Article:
Navigating US immigration in the time of the coronavirus

Future entry into country for graduate medical students, research fellows at risk

Navigating US immigration in time of coronavirus

This article was reviewed by Fasika Woreta, MD, and Sidra Zafar, MD

President Donald Trump recently signed an executive order temporarily suspending immigration into the United States in response to the coronavirus pandemic and the need to protect domestic jobs.

The executive order initially was supposed to be in effect for 60 days. However, shortly thereafter the suspension was redefined as indefinite.

This ban raised a question about the ability of foreign medical graduates to enter the country in the next wave of openings for residencies and research positions. Will the new students and fellows be able to come in ,and will the ones who are already here be allowed to stay?

Related: AMA, AHA, ANA issue open letter urging Americans to wear masks to slow spread of coronavirus

According to Fasika Woreta, MD, currently a post-doctoral research fellow at Johns Hopkins University School of Medicine, Baltimore, this is a stressful situation because it is unknown if visas will arrive in a timely fashion.

“There are numerous international graduate students working in many hospitals in the United States, and a travel ban is really going to affect delivery of health care and residency programs throughout the country,” Woreta said. “In addition to affecting clinical care, this ban also affects the ability of research fellows to enter the country. Innovation and research are also important in our mission.”

Related: COVID-19: Should ophthalmologists prepare for a second surge?

What to expect
The Wilmer Eye Institute accepts 5 residents per year. One such student is Dr. Woreta’s incoming resident, Sidra Zafar, MD, who is here on a J1 research visa, but hopes to change to clinical status for a residency slot at St. Agnes Hospital, Baltimore, beginning this month.

This change requires processing of a new visa application in order to begin clinical care. This visa will likely be processed in time, but Woreta foresees a problem securing a visa by students who are currently outside the United States. This ban will change the future of medical education, Woreta pointed out.

“Previously, we were able to rank applicants based on merit and not worry about their visa status,” she said. “If they were exceptionally talented, we would take them at Wilmer. Foreign medical graduates have contributed a lot to the health care system in this country, bringing incredible experience to the table. With suspension of immigration, we will have no choice but to stop accepting these talented students.”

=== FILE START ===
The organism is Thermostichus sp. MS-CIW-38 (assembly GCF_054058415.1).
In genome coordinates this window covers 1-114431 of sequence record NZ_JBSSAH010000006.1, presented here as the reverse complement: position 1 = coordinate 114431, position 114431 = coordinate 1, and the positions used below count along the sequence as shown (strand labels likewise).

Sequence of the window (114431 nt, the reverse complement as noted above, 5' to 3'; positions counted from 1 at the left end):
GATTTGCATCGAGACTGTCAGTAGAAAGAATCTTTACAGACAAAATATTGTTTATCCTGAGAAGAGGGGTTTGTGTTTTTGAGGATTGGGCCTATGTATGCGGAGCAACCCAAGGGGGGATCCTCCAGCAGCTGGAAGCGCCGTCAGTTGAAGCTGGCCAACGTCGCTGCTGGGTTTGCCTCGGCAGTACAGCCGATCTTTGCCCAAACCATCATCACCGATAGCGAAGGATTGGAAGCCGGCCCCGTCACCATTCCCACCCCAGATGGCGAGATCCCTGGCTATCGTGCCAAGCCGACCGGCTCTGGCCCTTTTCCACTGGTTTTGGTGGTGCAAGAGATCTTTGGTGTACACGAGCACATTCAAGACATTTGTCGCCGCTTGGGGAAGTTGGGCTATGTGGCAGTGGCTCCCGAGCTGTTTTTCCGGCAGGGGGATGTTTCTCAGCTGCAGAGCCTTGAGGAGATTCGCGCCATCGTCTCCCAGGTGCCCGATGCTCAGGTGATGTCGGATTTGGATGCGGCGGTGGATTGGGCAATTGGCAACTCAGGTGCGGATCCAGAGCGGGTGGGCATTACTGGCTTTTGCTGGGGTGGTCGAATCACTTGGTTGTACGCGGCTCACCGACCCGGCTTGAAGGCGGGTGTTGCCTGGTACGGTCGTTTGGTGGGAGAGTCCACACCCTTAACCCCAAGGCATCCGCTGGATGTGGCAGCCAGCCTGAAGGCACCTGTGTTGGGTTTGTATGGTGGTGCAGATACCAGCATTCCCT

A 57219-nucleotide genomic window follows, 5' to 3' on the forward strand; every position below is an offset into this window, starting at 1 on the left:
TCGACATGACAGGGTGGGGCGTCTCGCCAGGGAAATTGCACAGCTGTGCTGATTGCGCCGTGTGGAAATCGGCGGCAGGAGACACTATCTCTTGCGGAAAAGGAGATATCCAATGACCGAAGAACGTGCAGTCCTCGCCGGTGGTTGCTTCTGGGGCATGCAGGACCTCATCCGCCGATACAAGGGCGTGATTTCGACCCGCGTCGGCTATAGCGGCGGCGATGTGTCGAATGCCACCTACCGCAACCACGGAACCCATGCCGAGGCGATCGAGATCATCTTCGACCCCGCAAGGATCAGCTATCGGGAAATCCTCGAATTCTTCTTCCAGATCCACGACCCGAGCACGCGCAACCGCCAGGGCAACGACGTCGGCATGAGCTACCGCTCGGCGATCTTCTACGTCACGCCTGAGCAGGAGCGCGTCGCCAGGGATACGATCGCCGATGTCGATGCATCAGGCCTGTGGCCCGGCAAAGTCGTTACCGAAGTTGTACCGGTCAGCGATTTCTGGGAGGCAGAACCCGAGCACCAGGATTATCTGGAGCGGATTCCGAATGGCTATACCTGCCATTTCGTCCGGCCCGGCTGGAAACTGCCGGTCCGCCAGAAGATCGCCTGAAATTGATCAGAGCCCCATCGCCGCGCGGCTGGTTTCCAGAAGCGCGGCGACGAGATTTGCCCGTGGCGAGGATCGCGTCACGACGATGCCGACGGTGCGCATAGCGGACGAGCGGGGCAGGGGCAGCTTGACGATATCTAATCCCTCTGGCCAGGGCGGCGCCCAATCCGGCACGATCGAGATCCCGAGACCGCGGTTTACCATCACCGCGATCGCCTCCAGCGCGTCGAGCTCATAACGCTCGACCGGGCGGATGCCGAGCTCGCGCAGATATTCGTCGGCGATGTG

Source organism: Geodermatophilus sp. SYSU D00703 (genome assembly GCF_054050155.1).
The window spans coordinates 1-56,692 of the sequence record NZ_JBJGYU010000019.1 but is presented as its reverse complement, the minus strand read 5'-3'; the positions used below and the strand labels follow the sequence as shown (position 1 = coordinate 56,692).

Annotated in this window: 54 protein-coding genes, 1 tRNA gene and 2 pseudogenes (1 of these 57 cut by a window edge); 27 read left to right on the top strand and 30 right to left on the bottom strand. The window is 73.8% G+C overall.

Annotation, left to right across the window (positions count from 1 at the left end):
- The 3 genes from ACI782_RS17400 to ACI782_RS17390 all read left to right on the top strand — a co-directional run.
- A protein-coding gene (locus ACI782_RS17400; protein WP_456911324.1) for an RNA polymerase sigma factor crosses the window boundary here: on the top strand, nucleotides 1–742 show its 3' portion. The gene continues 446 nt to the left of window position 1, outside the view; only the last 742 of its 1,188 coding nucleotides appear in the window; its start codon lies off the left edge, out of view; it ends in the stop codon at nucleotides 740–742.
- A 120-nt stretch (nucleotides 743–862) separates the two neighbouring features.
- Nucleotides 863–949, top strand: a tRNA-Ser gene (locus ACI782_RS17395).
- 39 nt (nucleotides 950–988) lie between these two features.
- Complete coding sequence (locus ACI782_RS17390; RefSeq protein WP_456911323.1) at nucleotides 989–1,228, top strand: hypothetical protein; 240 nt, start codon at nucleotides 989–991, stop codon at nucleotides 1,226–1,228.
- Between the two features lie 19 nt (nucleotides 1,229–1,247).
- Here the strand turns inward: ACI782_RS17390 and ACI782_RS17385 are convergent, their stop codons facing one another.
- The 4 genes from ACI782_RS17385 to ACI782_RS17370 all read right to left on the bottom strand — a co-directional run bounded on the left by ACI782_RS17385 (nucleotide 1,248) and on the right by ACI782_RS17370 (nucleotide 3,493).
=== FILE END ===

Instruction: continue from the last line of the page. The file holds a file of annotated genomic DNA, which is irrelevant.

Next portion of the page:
This suspension will have a negative effect onpeople who live in areas that lack sufficient medical services.

“International medical graduates often practice in underserved areas and provide care in places there are shortages of primary-care physicians and psychiatrists. These underserved areas will be affected disproportionately by this suspension,” Woreta explained

Related: Caring for dry eye patients through the coronavirus pandemic

Physicians from all specialties are being deployed to work in intensive care settings. The suspension of immigration will further exacerbate the shortage of qualified internal medicine doctors which will bedisastrous during this pandemic, she explained further.

“A temporary or permanent ban on immigration will have dire consequences in hospitals throughout the U.S.,” Dr. Woreta stated.

Timing is everything
Zafar has been a research fellow for 2 years and matched at the Wilmer Institute for ophthalmology residency, which she will begin in 2021.

She currently is on a J1 research visa and is uncertain about the next visa. Her current work visa will expire at the end of June and she started her required 1-year preliminary internship at St. Agnes Hospital on July 1.

Zafar said she is hopeful about obtaining her visa, despite the entire application process being slowed down.

“I have heard however that other individuals at different hospitals are beginning to be approved,” she said. “The current situation seems to be better than it was 1 month ago.”

For Zafar, one option is to extend her current work permit at Johns Hopkins, but she was uncertain if this would result in other problems in the processing of her visa. Returning to her home country of Pakistan is not possible because all airports are closed and she would not be able to return to the United States anytime soon.

Related: Amid COVID-19 pandemic, telehealth patient satisfaction high, could drive future access

The medical students coming from Pakistan, who would be entering the United States on a J1 visa are at the mercy of the COVID-19 virus because all flights have been suspended.

In addition, all of the graduate medical students require a Statement of Need from the Minister of Health in Pakistan issued to the U.S. Educational Commission for Foreign Medical Graduates. Because of the pandemic, obtaining these statements has become increasingly difficult.

“I am in a state of apprehension because there is such great uncertainty about what is going to happen,” Zafar concluded. “However, I am hoping for the best and that I willbe able to start my residency training on time. At the end of the day, the international medical graduates contribute greatly to health care in the United States.”

Read more by Lynda Charters

Fasika Woreta, MD
Dr. Woreta is assistant professor of ophthalmology and residency program director at the
Wilmer Eye Institute, Johns Hopkins Hospital, Baltimore.

Sidra Zafar, MD
Dr. Zafar is currently a post-doctoral research fellow at Johns Hopkins University School of Medicine, Baltimore.

Related Videos
Related Content
© 2023 MJH Life Sciences

All rights reserved.